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The Cold War. SOL WHII.12. Competition between the United States and the U.S.S.R. laid the foundation for the Cold War. KGB Statue Comes Down.
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The Cold War SOL WHII.12
Competition between the United States and the U.S.S.R. laid the foundation for the Cold War.
KGB Statue Comes Down The Cold War set the framework for global politics for 45 years after the end of World War II. It lasted until the collapse of the Soviet Union in 1989.
Churchill, Roosevelt, and Stalin met at Yalta when an Allied victory was in sight. The three leaders agreed to divide Austria and Germany into zones of military occupation.
The Yalta Conference and the Soviet control of Eastern Europe marked the beginning of the Cold War as the different ideologies squared off.
The Soviet Union was determined to protect itself from any future attack from the West. The West viewed the Soviet demands as evidence that the Soviets hoped to expand and one day dominate all of Europe.
One conflict that existed had its roots in democracy and the free enterprise system v. dictatorship and communism.
When the Soviets installed a pro-Soviet government in Poland, this seemed to violate the agreement made at Yalta regarding free elections.
Both the United States and the Soviet Union emerged from WWII as world super powers. There existed a rivalry between these two countries.
The United States felt communism was a threat to world peace. President Truman declared in the Policy of Containment that the United States would take what actions necessary to prevent the further spread of communism.
The Truman Doctrine, which was the Policy of Containment, stated the United States would consider the spread of communism to be a threat to democracy.
As the West put their policy of containment into place, the Soviets tightened their grip on Eastern and Central Europe. Several Soviet satellite nations in Eastern Europe installed communist governments.
The "Iron Curtain" is a Western term made famous by Winston Churchill referring to the boundary which symbolically, ideologically, and physically divided Europe into two separate areas from the end of World War II until the end of the Cold War.
Because of the East-West split, new political and military alliances formed. Twelve western nations signed the North Atlantic Treaty Organization pledging a united action if any of their members were attacked.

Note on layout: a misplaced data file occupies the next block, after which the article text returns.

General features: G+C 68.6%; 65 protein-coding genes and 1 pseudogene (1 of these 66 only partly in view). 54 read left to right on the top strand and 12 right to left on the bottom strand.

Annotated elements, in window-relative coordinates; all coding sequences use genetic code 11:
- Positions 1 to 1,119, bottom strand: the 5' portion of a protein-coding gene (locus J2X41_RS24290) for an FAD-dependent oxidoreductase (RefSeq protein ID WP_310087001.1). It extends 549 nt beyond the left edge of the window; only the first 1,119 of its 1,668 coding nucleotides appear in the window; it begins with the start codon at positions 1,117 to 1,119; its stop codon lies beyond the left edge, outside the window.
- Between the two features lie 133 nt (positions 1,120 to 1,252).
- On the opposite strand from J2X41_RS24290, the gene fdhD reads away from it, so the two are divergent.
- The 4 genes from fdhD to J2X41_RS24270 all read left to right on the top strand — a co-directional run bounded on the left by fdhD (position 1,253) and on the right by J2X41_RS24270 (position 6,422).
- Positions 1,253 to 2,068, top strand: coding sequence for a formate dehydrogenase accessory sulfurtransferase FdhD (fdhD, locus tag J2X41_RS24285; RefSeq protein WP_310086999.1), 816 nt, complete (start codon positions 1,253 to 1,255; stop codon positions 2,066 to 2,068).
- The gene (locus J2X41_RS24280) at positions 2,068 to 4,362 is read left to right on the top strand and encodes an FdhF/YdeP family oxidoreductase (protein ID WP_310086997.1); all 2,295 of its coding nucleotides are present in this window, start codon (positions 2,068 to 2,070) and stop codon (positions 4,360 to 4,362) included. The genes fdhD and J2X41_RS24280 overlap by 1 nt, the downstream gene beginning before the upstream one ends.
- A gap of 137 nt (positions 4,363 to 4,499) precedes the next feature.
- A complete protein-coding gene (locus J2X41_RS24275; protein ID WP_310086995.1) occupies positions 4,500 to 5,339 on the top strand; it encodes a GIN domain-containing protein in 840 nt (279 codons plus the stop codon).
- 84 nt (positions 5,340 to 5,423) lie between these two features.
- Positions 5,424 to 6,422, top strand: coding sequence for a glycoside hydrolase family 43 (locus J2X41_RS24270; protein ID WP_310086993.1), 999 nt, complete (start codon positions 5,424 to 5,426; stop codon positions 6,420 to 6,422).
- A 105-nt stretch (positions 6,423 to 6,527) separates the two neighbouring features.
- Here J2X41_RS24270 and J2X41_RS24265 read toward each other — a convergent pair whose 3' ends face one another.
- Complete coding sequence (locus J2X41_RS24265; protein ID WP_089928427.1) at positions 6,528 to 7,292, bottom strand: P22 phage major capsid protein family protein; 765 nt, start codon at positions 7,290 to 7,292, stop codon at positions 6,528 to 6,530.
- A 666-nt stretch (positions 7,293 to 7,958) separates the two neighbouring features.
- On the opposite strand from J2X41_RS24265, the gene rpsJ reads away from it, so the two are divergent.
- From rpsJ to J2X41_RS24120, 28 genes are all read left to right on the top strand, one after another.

The Eastern bloc responded with a mutual defense agreement called the Warsaw Pact. Warsaw Pact
Korean Conflict The Korean Conflict was a product of the Cold War. Communist North Korea invaded South Korea. The United Nations condemned the attack. This conflict eventually ended in a stalemate with South Korea free of communist occupation.
Vietnam War The Vietnam War was another conflict that was a product of the Cold War. North Vietnam was communist while South Vietnam was not. The communist government of North Vietnam attempted to install through force a communist government in South Vietnam.
American leaders did not want Vietnam to fall to communism. They felt that if that happened all of Southeast Asia would follow. This resulted American involvement in the war to prevent a North Vietnamese communist takeover.
Berlin Wall The division of Berlin was also a product of the Cold War. East Berlin was communist and West Berlin was a democracy. The Berlin Wall was built between these two sections to physically divide communism from democracy!
Cuban Missile Crisis Cuba was also a site of Cold War confrontations. Fidel Castro led a communist revolution that took over Cuba in the late 1950s.
In 1962, the Soviet Union stationed missiles in Cuba, instigating the Cuban Missile Crisis.
President Kennedy ordered the Soviets to remove their missiles and for several days the world was on the brink of nuclear war. Eventually, the Soviet leadership “blinked” and removed their missiles.
Nuclear Weapons Nuclear weapons, in theory, became a deterrent in the Cold War. Both the United States and the Soviet Union built a stockpile of nuclear weapons to hold each other in check. The presence of these weapons supposedly was to deter either side from acting aggressively.
Collapse of Communism in the Soviet Union and Eastern Europe
The collapse of the Soviet economy was a major cause of the fall of communism. Most Soviets experienced a decline in their standard of living and reform was needed.
A spirit of nationalism caused some Soviet republics to demand independence. Latvia, Lithuania, and Estonia tried to secede from the Soviet Union. Countries in the Warsaw Pact likewise began to break away from Soviet rule.
The tearing down of the Berlin Wall became a major symbol of the end of communism.
By 1991, the Soviet Union ceased to exist. The breakup of the Soviet Union created about 15 independent republics.
NATO expanded its influence into Eastern Europe following the collapse of the Soviet Union. This action was opposed by Russia.